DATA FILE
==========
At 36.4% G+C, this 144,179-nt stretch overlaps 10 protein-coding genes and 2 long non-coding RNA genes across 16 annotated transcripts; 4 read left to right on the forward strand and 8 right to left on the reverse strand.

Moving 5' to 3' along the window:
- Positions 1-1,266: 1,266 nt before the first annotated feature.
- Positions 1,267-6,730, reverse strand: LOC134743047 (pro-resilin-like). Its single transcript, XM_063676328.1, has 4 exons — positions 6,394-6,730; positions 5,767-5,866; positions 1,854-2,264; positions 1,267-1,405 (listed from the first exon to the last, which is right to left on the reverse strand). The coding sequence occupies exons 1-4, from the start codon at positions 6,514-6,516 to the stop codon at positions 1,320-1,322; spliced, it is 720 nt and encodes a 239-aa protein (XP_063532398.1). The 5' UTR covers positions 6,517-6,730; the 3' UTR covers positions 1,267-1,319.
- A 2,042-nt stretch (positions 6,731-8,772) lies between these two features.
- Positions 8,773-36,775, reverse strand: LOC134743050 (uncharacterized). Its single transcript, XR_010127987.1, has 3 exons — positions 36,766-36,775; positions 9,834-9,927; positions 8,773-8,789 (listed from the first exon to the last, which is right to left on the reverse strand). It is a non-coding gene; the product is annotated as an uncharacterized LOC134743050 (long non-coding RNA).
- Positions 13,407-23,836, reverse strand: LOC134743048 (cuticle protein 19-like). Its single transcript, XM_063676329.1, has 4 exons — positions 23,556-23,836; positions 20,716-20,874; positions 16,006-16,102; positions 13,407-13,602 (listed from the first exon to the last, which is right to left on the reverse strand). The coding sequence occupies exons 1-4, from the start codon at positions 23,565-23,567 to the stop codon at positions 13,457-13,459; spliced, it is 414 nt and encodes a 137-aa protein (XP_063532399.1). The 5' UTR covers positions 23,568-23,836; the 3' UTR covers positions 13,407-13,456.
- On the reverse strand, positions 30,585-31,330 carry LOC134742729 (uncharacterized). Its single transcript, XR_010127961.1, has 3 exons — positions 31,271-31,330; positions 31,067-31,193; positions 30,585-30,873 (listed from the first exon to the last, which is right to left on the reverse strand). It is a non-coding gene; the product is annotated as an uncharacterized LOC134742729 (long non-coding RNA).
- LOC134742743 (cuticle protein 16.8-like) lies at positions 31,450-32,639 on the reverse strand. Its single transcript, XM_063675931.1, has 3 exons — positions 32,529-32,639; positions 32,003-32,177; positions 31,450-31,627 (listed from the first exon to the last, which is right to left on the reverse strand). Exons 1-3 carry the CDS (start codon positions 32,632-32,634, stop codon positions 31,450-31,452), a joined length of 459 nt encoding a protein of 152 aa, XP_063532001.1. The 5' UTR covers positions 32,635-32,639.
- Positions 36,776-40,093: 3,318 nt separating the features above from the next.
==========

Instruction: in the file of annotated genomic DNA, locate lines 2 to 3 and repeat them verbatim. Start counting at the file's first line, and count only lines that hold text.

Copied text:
Moving 5' to 3' along the window:
- Positions 1-1,266: 1,266 nt before the first annotated feature.